All smaller, older cemeteries in the Port Orchard, Washington and surrounding area.
The Bethel Cemetery is located 3 miles south of Port Orchard, Washington. The cemetery is located on the corner of Lider Road SE and Bethel Avenue and is behind the Grace Bible Church.
Driving Directions: To get to the cemetery one should leave Highway 16 at the Sedgwick/Southworth exit driving east. At the Sedgwick and Bethel intersection, turn Right and travel on Bethel over the crossover of Hwy 16 just past the Bethel Towing Co. Crossing the overpass will have you facing Grace Bible Church.
The Sedgwick Cemetery is located on the outskirts of Port Orchard on Sedgwick Road.
Driving Directions: From SR 16 take the Sedgwick Exit. Turn right onto SR-160 (SE Sedgwick Road). Stay on Sedgwick Rd for approximately 5.5 miles. Cemetery will be on your right hand side.
Sedgwick Cemetery was founded by the Ladies of G.A.R. General John Sedgwick Circle of Harper and Colby. This cemetery was named in honor of General John Sedgwick, a Civil War Officer. In the year 1905, a group of women, wives, daughters, and nieces of Civil War Veterans, organized the General Sedgwick Circle, No. 28, Ladies of the G.A.R., Women’s Auxiliary of the Grand Army of the Republic. The charter members were Miriam Grant, Annie Cox, Mrs. Premo, Rosa Carr, Eva Peterson, Alice Kenney, Mrs. Ford Kenney, Juaquina Higgins, Annie Malone and Mrs. Myron Mix, all residents of Harper and Colby. The Circle at once adopted a project, namely, a suitable burial place for the future use of veterans and their families. Two acres of land, level and uncleared were bought from Major Carr of Harper. In 1910, the little cemetery had been surveyed and platted. Driveways and alleys were laid out and a formal dedication was made to the public. Records have been faithfully kept and their pages show the names of many pioneers, women and men, who, by their industry and integrity, have helped to bring Kitsap County to its fine level of today.
The Colby (South Colby) Cemetery is located at the crossroad of SE Mile Hill Drive and Alaska Street SE in Colby (outskirts of Port Orchard), Kitsap Co., Wash.This small cemetery is in a wooded area and is on a slight hill, with a narrow dirt road leading up to it. The cemetery appears overgrown and unkept.
The Olalla Cemetery, located on the Gig Harbor Peninsula just over the Pierce County Line in Kitsap County, sits high on a hill overlooking a small inlet in Puget Sound. It was established, according to early records, at a meeting of the electors of School District 17 on 2 Feb 1901, and consists of one and one-half acres. The cemetery was abandoned in 1930 and there have been no burials in it since that date. It is a pioneer cemetery, overgrown and seemingly forgotten, with many stones tipped and broken or completely lost. Amongst the tilting headstones are pipe markers topped with red paint.
It is said this is the cemetery where the victims of Starvation Heights are laid to rest. It is also said that the markers represent where headstones of the victims used to be, but popularity and/or vandalism compelled them to replace the stones with the poles. I have seen nothing to confirm that story, however. There are a lot of these markers and are very difficult to count because the cemetery is laid out in such a rambling manner. Overgrowth was also a factor and I stopped counting when I got to 40.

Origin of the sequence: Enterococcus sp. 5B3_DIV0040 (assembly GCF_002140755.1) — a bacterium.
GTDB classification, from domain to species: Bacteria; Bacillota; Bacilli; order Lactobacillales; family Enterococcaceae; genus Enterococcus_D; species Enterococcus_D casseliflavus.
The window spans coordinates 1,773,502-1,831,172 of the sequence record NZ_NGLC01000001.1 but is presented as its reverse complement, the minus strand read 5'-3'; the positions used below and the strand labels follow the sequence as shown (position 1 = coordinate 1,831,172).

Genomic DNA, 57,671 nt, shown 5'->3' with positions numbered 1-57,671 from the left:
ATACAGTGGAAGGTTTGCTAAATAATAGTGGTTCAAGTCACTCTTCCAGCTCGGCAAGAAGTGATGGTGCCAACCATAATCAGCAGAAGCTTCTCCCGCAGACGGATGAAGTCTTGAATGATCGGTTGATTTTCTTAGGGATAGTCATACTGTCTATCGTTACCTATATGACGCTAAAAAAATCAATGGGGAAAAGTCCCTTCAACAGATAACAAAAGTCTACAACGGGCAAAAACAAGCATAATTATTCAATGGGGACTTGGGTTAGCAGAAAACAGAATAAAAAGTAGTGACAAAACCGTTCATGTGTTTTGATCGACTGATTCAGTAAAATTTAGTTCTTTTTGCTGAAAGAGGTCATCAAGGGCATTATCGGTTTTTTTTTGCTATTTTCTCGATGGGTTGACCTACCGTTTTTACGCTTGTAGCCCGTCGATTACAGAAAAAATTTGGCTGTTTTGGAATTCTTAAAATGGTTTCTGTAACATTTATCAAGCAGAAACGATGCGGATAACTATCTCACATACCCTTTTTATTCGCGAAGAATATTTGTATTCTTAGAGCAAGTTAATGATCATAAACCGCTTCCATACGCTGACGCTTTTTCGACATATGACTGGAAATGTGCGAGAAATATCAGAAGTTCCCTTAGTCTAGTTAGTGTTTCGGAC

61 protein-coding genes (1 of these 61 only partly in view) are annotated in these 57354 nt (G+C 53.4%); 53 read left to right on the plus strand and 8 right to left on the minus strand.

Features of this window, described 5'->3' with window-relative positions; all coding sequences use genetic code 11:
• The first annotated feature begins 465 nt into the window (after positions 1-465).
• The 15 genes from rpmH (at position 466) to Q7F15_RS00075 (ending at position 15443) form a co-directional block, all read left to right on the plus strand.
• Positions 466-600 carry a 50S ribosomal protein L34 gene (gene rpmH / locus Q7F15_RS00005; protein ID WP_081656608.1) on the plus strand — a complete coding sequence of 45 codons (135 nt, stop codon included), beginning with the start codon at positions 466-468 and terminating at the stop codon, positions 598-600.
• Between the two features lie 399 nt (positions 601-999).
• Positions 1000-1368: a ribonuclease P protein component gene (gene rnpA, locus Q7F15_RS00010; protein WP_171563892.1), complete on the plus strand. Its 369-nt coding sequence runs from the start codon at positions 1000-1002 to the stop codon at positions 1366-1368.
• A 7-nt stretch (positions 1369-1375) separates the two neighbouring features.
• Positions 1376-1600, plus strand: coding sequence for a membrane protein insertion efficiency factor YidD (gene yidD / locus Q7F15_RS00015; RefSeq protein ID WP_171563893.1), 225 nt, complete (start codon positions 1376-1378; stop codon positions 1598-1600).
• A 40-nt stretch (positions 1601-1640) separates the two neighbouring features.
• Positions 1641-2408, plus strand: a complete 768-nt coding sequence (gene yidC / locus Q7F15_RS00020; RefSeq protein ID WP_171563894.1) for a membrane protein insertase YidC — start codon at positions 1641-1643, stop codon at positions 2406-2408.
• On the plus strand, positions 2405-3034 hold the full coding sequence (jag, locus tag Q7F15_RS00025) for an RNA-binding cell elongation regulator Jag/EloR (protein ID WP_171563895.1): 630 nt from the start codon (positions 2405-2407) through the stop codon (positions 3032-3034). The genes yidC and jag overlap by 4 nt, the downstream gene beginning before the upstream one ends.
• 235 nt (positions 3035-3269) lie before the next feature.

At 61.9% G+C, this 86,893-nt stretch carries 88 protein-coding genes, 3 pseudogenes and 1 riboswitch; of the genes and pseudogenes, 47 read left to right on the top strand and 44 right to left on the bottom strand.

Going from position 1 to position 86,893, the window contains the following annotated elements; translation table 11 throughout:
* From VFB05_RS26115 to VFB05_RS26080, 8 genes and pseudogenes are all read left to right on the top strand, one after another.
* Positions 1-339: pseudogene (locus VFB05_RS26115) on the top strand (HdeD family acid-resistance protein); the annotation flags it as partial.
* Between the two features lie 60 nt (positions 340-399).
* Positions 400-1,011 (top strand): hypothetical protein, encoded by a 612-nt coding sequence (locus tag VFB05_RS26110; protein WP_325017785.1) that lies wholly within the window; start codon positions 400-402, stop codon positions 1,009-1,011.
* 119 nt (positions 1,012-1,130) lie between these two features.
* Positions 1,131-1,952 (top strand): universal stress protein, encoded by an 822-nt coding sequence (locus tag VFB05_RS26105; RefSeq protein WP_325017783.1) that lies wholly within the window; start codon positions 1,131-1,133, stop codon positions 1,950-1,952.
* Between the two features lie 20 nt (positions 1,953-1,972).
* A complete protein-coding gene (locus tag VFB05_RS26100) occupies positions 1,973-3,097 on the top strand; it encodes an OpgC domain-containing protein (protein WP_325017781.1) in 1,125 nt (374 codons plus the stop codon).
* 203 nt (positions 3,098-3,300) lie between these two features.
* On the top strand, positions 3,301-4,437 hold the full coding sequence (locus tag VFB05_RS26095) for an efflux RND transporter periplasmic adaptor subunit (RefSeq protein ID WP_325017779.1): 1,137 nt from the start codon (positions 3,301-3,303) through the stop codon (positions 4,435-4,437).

The old Olalla cemetery has a fascinating past. I read the book Starvation Heights when I first moved to the area and have wanted to go explore this particular area since.
Because of the tragic nature of the story, many people believe this cemetery is haunted and it is listed on several paranormal sites.
I found it nothing but peaceful. It is not far from the road (150 yards or so) so you can hear the occasional car going by but the setting of the cemetery itself is quite tranquil. I saw a previous youtube video from 2011 that was slightly different from my photos and video. We had a recent windstorm earlier this year 2014 and it completely uprooted one of the larger trees which in turn lifted a burial sites/marker and narrowly missed a few others.
The site of Dr. Hazzard’s home is not far from the cemetery. The hospital and surrounding buildings have been torn down, unfortunately. I find it almost criminal when such fascinating pieces of history are deliberately destroyed. There are people who live in the home but they do not want to be bothered and it took me about 15 minutes (and I have years of online investigative experience) before I found the address.
The cemetery is public. But boy howdy, they don’t make it easy to find. Several websites have misleading directions. In the interests of accuracy I will be providing accurate directions along with pictures of the entrance. If you are the type of person who is going to be vandalizing a cemetery, this is one of these few occasions that I hope the cemetery is indeed haunted and the ghosties will take a bite out of your disrespectful derriere if you try to disturb the peace. Honor the past, folks. It is the right thing to do.
Here is a map. The trail is right off Olalla Valley Road. If you are meandering around Orchard Avenue you are in the wrong place. Also, if you hit Al’s Market and the bridge that goes over the inlet you have gone too far.
You will hike up 150-200 feet in an upward SE direction before arriving at the cemetery.
Obed Hall 1823-1914
JED ARL N
Gunder Gunderson 1888-1904
An Unmarked Family Plot
charles lindgren 1864 to 1902
Cle G Johnson Died June 2 1903 aged 18 years
dau of andrew and sina nelson 1912-1918
Ina G daughter of Chas E and Jennig King died 1903 aged 3 mos 19 days
ina g daughter of King Died 1903 aged 3 mos 19 days
Peder and Kristine Larsen
mansar girl stone
Fabric Puppet with marking Mansar Girl and American Flag, fallen off headstone